Ferguson’s interim police chief Andre Anderson has announced his resignation, effective Dec. 2, about two months before he was scheduled to leave.
Anderson, who served as Ferguson’s first Black chief of police, signed a six-month contract with the Ferguson Police Department at the end of July. At the time he had expressed a possible interest in taking over the position full time but was more focused on what he could do during the six months his contract allotted. His goal was to reunite the police with the community and to begin implementing much-needed changes in the city as suggested by a Department of Justice analysis of the city’s practices.
The DOJ released a report in March that concluded Black residents of Ferguson were disproportionately being targeted by police and ticketed and fined at significantly higher rates than whites in order to raise revenue for the city. This served as a catalyst for the resignation of former Chief Thomas Jackson, who left the job that same month. AJ Eickhoff, Jackson’s second-in-command, served as the first interim chief until Anderson was hired in July.
Another report, which came out in October, analyzed the police response to the protests last year and cited the police-community relations a “lack of understanding, appreciation, and application of creative problem solving as it relates to community policing.” Protests erupted in the city following the fatal shooting of unarmed 18-year-old Michael Brown, who was gunned down by former Officer Darren Wilson last August. These protests, and the way the police responded to them, further strained the relationship between citizens and police.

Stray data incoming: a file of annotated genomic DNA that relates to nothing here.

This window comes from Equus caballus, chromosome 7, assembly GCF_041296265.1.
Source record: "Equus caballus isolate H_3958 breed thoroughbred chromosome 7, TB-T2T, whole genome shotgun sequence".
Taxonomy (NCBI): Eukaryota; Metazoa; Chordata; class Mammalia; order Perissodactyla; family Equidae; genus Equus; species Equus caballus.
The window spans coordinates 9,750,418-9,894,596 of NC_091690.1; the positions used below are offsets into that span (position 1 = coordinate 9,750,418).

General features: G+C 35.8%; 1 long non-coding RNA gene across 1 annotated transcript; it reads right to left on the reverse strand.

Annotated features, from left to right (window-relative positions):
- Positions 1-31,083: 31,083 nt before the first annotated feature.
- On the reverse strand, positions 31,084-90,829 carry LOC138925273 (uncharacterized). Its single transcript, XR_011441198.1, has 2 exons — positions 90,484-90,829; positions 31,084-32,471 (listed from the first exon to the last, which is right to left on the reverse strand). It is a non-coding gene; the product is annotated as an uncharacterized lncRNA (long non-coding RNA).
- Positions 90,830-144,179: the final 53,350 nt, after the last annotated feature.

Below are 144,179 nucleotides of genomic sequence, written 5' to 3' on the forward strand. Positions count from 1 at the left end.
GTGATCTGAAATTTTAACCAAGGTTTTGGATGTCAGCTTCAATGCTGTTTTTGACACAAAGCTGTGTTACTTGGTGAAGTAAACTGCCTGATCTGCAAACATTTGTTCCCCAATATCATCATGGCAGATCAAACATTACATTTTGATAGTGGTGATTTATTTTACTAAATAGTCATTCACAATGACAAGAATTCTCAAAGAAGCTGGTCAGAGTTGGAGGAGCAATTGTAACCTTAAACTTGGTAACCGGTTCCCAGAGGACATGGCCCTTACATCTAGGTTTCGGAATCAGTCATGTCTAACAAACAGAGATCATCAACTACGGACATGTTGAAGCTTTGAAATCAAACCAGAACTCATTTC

“My number one goal when I arrived in Ferguson was to regain the trust of residents and the Police Department,” Anderson said following the news of his resignation. “Many of our policing initiatives that have been implemented over the past few months will build a stronger relationship between the department of Ferguson and residents.”
According to Ferguson spokesman Jeff Small, Anderson resigned to return to his family, saying that Anderson “felt like it was time to get back home.”
“He didn’t come here expecting to stay on the job, he was expecting to stay for a short amount of time,” Jeff said. “Professionally, he has fulfilled many of the things he wanted to do and that the city hoped he could do. We respect his decision to go home and take care of his family.”
Despite his short time in the role, Anderson still managed to make several notable positive changes that will hopefully continue after he leaves his post. He created problem solving meetings that bring officers and members of the community together; a community engagement team; a walk and talk program, in which officers speak with and get to know business owners and other people in the areas they will be policing; and a faith based alliance, where religious leaders in the community work with each other to find ways to relieve the strain in the community. Anderson also implemented new leadership training and a community orientated training for the town’s police officers. In addition, he raised $600,000 from TASER International; this money will fund the department’s transparency efforts, including giving the police access to state-of-the-art body cameras and recording devices.
Mayor James Knowles III praised “the exceptional and innovative work Anderson has done for the City of Ferguson and our police department” and said that Anderson “has been a valuable member of our team.”
Prior to his arrival to Ferguson, Anderson served as a commander with the Glendale, Ariz., police department for 24 years. Upon his resignation, he will return to this position.
The city is now searching for a permanent police chief to replace Anderson.